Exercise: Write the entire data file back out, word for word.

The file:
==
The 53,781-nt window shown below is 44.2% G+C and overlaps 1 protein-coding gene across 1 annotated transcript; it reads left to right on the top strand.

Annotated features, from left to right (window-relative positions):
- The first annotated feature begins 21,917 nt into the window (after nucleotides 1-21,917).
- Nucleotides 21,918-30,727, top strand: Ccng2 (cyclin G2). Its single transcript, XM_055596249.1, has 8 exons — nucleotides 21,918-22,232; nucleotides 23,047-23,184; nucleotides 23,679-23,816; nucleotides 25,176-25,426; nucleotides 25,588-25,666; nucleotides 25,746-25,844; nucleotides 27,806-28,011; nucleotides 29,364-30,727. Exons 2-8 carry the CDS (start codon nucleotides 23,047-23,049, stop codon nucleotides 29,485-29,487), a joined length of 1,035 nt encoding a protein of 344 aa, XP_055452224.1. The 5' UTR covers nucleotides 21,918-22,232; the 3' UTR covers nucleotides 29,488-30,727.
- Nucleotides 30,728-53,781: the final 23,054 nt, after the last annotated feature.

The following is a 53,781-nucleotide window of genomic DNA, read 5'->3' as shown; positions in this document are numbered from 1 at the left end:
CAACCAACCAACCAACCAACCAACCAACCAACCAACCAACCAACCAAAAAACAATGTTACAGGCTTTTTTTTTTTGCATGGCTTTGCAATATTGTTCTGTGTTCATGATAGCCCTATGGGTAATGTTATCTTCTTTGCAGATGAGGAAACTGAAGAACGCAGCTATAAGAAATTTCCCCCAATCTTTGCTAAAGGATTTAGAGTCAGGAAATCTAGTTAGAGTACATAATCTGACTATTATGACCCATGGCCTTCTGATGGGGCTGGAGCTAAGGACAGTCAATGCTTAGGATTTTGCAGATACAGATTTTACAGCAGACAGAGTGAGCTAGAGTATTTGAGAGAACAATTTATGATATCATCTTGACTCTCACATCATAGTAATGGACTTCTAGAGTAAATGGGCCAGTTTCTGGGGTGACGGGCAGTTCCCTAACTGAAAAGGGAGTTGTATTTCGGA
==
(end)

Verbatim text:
The 53,781-nt window shown below is 44.2% G+C and overlaps 1 protein-coding gene across 1 annotated transcript; it reads left to right on the top strand.

Annotated features, from left to right (window-relative positions):
- The first annotated feature begins 21,917 nt into the window (after nucleotides 1-21,917).
- Nucleotides 21,918-30,727, top strand: Ccng2 (cyclin G2). Its single transcript, XM_055596249.1, has 8 exons — nucleotides 21,918-22,232; nucleotides 23,047-23,184; nucleotides 23,679-23,816; nucleotides 25,176-25,426; nucleotides 25,588-25,666; nucleotides 25,746-25,844; nucleotides 27,806-28,011; nucleotides 29,364-30,727. Exons 2-8 carry the CDS (start codon nucleotides 23,047-23,049, stop codon nucleotides 29,485-29,487), a joined length of 1,035 nt encoding a protein of 344 aa, XP_055452224.1. The 5' UTR covers nucleotides 21,918-22,232; the 3' UTR covers nucleotides 29,488-30,727.
- Nucleotides 30,728-53,781: the final 23,054 nt, after the last annotated feature.

The following is a 53,781-nucleotide window of genomic DNA, read 5'->3' as shown; positions in this document are numbered from 1 at the left end:
CAACCAACCAACCAACCAACCAACCAACCAACCAACCAACCAACCAAAAAACAATGTTACAGGCTTTTTTTTTTTGCATGGCTTTGCAATATTGTTCTGTGTTCATGATAGCCCTATGGGTAATGTTATCTTCTTTGCAGATGAGGAAACTGAAGAACGCAGCTATAAGAAATTTCCCCCAATCTTTGCTAAAGGATTTAGAGTCAGGAAATCTAGTTAGAGTACATAATCTGACTATTATGACCCATGGCCTTCTGATGGGGCTGGAGCTAAGGACAGTCAATGCTTAGGATTTTGCAGATACAGATTTTACAGCAGACAGAGTGAGCTAGAGTATTTGAGAGAACAATTTATGATATCATCTTGACTCTCACATCATAGTAATGGACTTCTAGAGTAAATGGGCCAGTTTCTGGGGTGACGGGCAGTTCCCTAACTGAAAAGGGAGTTGTATTTCGGA